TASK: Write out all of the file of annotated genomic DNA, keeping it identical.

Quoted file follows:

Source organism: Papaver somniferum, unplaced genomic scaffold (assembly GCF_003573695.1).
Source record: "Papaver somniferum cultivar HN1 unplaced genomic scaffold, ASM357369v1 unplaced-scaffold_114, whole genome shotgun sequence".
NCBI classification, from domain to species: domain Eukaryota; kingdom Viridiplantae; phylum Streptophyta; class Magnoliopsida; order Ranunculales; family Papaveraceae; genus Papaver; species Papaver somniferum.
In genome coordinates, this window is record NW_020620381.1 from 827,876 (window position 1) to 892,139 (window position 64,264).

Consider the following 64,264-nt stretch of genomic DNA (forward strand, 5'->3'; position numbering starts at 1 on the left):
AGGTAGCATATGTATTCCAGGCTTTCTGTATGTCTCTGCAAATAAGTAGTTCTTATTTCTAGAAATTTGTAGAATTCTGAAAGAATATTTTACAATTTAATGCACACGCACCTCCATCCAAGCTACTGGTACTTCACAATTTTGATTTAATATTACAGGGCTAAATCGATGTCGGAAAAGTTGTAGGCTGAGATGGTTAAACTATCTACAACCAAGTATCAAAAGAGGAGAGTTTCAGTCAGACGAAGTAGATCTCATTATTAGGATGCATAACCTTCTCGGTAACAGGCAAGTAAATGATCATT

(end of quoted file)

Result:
Source organism: Papaver somniferum, unplaced genomic scaffold (assembly GCF_003573695.1).
Source record: "Papaver somniferum cultivar HN1 unplaced genomic scaffold, ASM357369v1 unplaced-scaffold_114, whole genome shotgun sequence".
NCBI classification, from domain to species: domain Eukaryota; kingdom Viridiplantae; phylum Streptophyta; class Magnoliopsida; order Ranunculales; family Papaveraceae; genus Papaver; species Papaver somniferum.
In genome coordinates, this window is record NW_020620381.1 from 827,876 (window position 1) to 892,139 (window position 64,264).

Consider the following 64,264-nt stretch of genomic DNA (forward strand, 5'->3'; position numbering starts at 1 on the left):
AGGTAGCATATGTATTCCAGGCTTTCTGTATGTCTCTGCAAATAAGTAGTTCTTATTTCTAGAAATTTGTAGAATTCTGAAAGAATATTTTACAATTTAATGCACACGCACCTCCATCCAAGCTACTGGTACTTCACAATTTTGATTTAATATTACAGGGCTAAATCGATGTCGGAAAAGTTGTAGGCTGAGATGGTTAAACTATCTACAACCAAGTATCAAAAGAGGAGAGTTTCAGTCAGACGAAGTAGATCTCATTATTAGGATGCATAACCTTCTCGGTAACAGGCAAGTAAATGATCATT